Controversial role of mast cells in skin cancers

Gilda Varricchi, Maria R. Galdiero, Giancarlo Marone, Francescopaolo Granata, Francesco Borriello, Gianni Marone

Research output: Contribution to journalArticlepeer-review


Cancer development is a multistep process characterized by genetic and epigenetic alterations during tumor initiation and progression. The stromal microenvironment can promote tumor development. Mast cells, widely distributed throughout all tissues, are a stromal component of many solid and haematologic tumors. Mast cells can be found in human and mouse models of skin cancers such as melanoma, basal and squamous cell carcinomas, primary cutaneous lymphomas, haemangiomas and Merkel cell carcinoma. However, human and animal studies addressing potential functions of mast cells and their mediators in skin cancers have provided conflicting results. In several studies, mast cells play a pro-tumorigenic role, whereas in others, they play an anti-tumorigenic role. Other studies have failed to demonstrate a clear role for tumor-associated mast cells. Many unanswered questions need to be addressed before we understand whether tumor-associated mast cells are adversaries, allies or simply innocent bystanders in different types and subtypes of skin cancers.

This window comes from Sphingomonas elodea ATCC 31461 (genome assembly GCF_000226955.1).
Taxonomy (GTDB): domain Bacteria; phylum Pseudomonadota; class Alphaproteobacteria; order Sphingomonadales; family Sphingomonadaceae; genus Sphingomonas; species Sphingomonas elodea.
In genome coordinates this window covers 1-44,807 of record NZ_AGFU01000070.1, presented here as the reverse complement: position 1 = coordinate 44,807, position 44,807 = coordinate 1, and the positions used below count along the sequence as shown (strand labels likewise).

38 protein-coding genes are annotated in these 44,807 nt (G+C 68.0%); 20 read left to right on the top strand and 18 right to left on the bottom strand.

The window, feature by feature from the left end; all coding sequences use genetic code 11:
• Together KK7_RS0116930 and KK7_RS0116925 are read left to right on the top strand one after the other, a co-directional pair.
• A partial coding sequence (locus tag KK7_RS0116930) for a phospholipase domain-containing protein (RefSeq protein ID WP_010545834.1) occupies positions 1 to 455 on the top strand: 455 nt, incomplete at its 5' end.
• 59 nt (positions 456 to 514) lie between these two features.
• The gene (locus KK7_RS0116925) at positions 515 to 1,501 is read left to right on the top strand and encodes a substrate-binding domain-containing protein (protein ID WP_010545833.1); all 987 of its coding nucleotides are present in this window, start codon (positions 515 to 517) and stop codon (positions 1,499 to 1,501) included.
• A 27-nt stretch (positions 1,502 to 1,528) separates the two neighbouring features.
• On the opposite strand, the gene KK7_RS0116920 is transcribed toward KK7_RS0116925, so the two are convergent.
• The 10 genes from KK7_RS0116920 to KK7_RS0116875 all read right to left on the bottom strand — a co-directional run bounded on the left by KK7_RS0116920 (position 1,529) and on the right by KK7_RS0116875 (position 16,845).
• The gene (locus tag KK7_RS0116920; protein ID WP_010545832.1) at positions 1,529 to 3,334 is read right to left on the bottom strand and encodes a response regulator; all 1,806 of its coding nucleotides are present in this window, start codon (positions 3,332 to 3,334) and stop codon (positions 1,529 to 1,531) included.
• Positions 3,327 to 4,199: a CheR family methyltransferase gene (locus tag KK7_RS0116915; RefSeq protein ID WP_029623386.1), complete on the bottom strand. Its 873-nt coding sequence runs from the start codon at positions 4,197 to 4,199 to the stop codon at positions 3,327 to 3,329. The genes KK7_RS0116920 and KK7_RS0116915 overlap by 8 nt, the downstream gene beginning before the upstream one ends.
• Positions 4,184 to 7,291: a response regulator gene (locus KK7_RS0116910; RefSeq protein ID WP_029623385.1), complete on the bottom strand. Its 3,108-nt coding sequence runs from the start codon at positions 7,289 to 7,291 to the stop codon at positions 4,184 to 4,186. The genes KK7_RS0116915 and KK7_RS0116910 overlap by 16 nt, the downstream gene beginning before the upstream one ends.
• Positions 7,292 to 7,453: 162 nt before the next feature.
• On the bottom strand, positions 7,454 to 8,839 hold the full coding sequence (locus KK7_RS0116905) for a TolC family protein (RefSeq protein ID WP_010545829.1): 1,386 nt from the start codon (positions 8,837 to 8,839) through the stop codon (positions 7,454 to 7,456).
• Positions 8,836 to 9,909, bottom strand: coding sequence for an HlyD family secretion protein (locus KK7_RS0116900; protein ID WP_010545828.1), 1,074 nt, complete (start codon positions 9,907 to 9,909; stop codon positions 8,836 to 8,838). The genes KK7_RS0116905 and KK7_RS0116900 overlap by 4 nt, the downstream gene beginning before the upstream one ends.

Original languageEnglish
JournalExperimental Dermatology
Publication statusAccepted/In press - 2016


  • Angiogenesis
  • Cancer
  • Inflammation
  • Lymphangiogenesis
  • Mast cells

ASJC Scopus subject areas

  • Biochemistry
  • Molecular Biology
  • Dermatology


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